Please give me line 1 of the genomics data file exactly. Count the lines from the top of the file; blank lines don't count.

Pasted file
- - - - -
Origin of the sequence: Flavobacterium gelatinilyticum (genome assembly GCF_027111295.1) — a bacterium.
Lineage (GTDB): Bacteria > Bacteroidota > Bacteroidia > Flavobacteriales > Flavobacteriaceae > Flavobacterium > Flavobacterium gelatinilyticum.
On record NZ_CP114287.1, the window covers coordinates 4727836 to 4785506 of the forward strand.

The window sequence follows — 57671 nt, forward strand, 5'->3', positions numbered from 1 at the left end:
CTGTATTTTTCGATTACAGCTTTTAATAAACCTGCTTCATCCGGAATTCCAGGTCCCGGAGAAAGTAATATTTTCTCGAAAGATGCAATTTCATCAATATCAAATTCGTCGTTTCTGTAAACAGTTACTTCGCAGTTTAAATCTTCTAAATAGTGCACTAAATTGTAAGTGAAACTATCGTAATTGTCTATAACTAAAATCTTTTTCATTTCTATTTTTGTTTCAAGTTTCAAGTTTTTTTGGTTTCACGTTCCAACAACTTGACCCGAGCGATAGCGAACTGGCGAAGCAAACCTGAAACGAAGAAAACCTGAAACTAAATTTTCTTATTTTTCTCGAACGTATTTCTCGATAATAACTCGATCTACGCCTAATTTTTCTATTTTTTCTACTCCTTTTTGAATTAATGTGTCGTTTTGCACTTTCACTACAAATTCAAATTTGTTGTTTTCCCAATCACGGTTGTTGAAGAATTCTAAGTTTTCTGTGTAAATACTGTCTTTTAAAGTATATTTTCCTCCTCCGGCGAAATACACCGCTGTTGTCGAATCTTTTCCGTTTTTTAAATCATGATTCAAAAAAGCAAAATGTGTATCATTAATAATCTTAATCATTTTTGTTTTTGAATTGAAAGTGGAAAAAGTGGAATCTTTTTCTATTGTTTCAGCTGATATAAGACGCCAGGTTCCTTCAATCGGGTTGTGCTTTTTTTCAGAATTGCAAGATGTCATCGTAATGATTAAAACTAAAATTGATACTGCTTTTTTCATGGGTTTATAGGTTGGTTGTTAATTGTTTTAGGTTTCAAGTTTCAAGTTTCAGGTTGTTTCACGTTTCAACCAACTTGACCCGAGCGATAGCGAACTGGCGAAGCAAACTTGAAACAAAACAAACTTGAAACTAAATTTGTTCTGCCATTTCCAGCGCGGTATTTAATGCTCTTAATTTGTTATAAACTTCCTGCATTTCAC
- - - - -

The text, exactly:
Origin of the sequence: Flavobacterium gelatinilyticum (genome assembly GCF_027111295.1) — a bacterium.